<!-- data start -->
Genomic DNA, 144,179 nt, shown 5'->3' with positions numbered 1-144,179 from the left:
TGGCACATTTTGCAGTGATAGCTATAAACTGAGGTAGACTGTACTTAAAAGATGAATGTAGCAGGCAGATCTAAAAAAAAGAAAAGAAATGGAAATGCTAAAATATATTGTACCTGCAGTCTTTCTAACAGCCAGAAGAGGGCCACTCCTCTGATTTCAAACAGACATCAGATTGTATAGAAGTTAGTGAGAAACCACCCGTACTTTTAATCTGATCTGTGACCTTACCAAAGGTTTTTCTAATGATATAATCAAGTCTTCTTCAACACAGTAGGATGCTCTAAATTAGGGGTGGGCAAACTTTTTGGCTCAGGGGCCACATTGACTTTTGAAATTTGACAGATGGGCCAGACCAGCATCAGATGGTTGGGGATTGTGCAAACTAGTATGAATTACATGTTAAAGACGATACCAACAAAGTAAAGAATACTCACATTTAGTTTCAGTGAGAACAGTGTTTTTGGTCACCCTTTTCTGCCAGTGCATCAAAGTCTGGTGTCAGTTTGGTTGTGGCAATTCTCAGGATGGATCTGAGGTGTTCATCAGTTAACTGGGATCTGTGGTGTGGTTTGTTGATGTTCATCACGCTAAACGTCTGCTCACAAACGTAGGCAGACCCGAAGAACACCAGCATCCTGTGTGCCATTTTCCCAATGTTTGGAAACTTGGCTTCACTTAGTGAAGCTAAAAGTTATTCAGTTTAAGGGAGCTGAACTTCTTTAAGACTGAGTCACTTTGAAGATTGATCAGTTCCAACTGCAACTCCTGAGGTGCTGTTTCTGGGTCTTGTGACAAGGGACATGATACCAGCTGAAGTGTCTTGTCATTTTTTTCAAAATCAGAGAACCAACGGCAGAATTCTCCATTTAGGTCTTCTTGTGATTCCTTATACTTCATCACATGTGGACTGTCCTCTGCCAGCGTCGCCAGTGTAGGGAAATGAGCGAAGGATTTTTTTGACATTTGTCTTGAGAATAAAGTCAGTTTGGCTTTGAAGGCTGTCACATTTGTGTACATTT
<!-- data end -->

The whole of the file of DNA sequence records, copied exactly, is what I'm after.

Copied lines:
Genomic DNA, 144,179 nt, shown 5'->3' with positions numbered 1-144,179 from the left:
TGGCACATTTTGCAGTGATAGCTATAAACTGAGGTAGACTGTACTTAAAAGATGAATGTAGCAGGCAGATCTAAAAAAAAGAAAAGAAATGGAAATGCTAAAATATATTGTACCTGCAGTCTTTCTAACAGCCAGAAGAGGGCCACTCCTCTGATTTCAAACAGACATCAGATTGTATAGAAGTTAGTGAGAAACCACCCGTACTTTTAATCTGATCTGTGACCTTACCAAAGGTTTTTCTAATGATATAATCAAGTCTTCTTCAACACAGTAGGATGCTCTAAATTAGGGGTGGGCAAACTTTTTGGCTCAGGGGCCACATTGACTTTTGAAATTTGACAGATGGGCCAGACCAGCATCAGATGGTTGGGGATTGTGCAAACTAGTATGAATTACATGTTAAAGACGATACCAACAAAGTAAAGAATACTCACATTTAGTTTCAGTGAGAACAGTGTTTTTGGTCACCCTTTTCTGCCAGTGCATCAAAGTCTGGTGTCAGTTTGGTTGTGGCAATTCTCAGGATGGATCTGAGGTGTTCATCAGTTAACTGGGATCTGTGGTGTGGTTTGTTGATGTTCATCACGCTAAACGTCTGCTCACAAACGTAGGCAGACCCGAAGAACACCAGCATCCTGTGTGCCATTTTCCCAATGTTTGGAAACTTGGCTTCACTTAGTGAAGCTAAAAGTTATTCAGTTTAAGGGAGCTGAACTTCTTTAAGACTGAGTCACTTTGAAGATTGATCAGTTCCAACTGCAACTCCTGAGGTGCTGTTTCTGGGTCTTGTGACAAGGGACATGATACCAGCTGAAGTGTCTTGTCATTTTTTTCAAAATCAGAGAACCAACGGCAGAATTCTCCATTTAGGTCTTCTTGTGATTCCTTATACTTCATCACATGTGGACTGTCCTCTGCCAGCGTCGCCAGTGTAGGGAAATGAGCGAAGGATTTTTTTGACATTTGTCTTGAGAATAAAGTCAGTTTGGCTTTGAAGGCTGTCACATTTGTGTACATTT